The San Diego Zoo Wildlife Alliance (SDZWA) recently featured our efforts to promote more pollinator habitat in Solana Beach as a case study for students in the Advanced Inquiry Program, a unique master's degree program run through Project Dragonfly of Miami University, Ohio, in partnership with SDZWA.
The Advanced Inquiry Program (AIP) is a learning experience where students work directly with SDZWA scientists, experts and partners while completing online coursework through Miami University. The program is geared for adult learners who want to pursue a passion for conservation while maintaining full-time work.
In line with the AIP's focus on driving social and ecological change in local communities, course co-facilitators Mackenzie Borau, Ph.D. And Dorabel Esparza, M. A., invited The SeaWeeders to present an overview of our Mayors’ Monarch Project activities. Mackenzie is the Associate Director, Community Engagement Conservations Science & Wildlife Health with the SDZWA And Dora is a San Diego County resident, native plant and pollinator enthusiast, and graduate of the AIP program. Their students joined us on October 30 for an all-day, outdoor class on the patio at La Colonia Community Center.
The session started with a presentation by Don Rideout of the California Native Plant Society San Diego Chapter, about that organization's efforts to promote native plant gardening in the County of San Diego. It ended with a presentation and close-up examination of our surprisingly varied -- but struggling -- population of local, native bees by expert Dillon Travis.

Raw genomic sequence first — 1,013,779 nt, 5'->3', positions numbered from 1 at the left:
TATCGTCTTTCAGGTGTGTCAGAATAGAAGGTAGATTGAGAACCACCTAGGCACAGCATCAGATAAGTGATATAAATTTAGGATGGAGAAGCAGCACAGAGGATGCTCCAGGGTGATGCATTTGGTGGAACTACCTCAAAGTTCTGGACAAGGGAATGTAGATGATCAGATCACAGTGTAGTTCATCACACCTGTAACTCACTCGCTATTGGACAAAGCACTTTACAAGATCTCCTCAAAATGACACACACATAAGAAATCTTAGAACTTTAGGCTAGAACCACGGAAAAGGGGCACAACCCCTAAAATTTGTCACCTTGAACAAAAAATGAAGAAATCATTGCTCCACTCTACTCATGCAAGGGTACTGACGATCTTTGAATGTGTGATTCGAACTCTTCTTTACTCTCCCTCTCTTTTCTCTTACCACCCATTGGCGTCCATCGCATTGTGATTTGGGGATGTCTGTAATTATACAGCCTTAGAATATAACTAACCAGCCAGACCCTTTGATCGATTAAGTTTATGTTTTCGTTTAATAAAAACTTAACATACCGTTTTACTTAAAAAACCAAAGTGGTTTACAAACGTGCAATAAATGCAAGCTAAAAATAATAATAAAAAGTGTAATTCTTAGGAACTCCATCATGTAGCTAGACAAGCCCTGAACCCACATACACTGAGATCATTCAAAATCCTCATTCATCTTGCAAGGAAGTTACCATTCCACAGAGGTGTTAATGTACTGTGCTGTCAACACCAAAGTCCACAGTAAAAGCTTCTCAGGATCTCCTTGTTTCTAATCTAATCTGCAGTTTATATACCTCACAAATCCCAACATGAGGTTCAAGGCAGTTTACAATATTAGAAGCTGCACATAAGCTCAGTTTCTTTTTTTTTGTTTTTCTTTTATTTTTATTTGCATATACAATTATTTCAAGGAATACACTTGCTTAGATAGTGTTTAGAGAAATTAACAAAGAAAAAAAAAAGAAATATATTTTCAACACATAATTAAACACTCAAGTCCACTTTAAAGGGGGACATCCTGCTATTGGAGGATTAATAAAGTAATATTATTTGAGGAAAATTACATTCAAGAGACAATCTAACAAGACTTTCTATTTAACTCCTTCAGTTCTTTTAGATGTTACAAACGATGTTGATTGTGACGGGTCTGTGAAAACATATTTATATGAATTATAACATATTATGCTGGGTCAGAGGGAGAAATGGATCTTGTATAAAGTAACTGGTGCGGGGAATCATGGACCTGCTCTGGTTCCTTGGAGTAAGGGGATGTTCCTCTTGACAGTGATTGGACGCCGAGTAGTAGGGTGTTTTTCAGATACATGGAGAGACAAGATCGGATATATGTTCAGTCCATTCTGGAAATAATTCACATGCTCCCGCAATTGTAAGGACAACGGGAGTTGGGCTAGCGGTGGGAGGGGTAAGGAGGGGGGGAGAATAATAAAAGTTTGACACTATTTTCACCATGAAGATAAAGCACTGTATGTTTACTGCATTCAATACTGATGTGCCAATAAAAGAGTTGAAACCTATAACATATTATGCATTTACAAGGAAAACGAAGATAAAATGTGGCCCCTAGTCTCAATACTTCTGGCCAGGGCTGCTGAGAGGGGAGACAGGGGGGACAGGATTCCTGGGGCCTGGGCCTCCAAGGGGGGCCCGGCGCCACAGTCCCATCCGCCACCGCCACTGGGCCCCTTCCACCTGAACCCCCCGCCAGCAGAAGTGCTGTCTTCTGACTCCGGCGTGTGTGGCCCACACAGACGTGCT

Our Monarch Project overview began with a presentation by Heidi Dewar, a member of the Climate Action Commission of Solana Beach, about the City's climate goals and how promoting pollinator habitat in urban and suburban areas supports them. Cindi Clemons and Kathleen Drummond described each step of our Monarch Pledge campaign, starting in April with our native narrowleaf milkweed and seed giveaway and planting of our first pollinator garden at La Colonia Community Center. Additional gardens now have been installed on the Coastal Rail Trail and in the native section of the Fire Station, as well as at the Boys & Girls Club garden at La Colonia park.
Cindi guided a tour of the La Colonia Community Center garden, which includes bilingual educational signage and a beautiful Free Little Library box painted by City staff member Kayla Moshki, pictured here.
Lisa Montes of the La Colonia Foundation next discussed the importance of monarch butterflies in Mexican culture, where it is believed that monarch migrating back to the northeastern mountains represent souls rejoining their families for the annual Dia de los Muertos celebrations. Our pollinator promotions also included staffing a booth at the Solana Beach Dia de los Muertos festival on October 24.
City staff member Rimga Viskanta next took the 'stage' to talk about the importance of local citizen groups -- such as we SeaWeeders, the La Colonia Foundation, and the Climate Action Commission -- in 'making things happen' in government. "I hope after listening to these presentations you understand that these people basically handed us this project on a silver platter," she said. Rimga encouraged the students to understand the public policy processes and practices that might seem to impeded their goals, and seek partners to help overcome them.
It was a honor to meet the inspiring students of project Dragonfly and to share our story with one of the "ivies." Miami University, Ohio a state university in Oxford, Ohio was established in 1809. According to SDZWA, project Dragonfly reaches millions of people each year through graduate programs offered worldwide.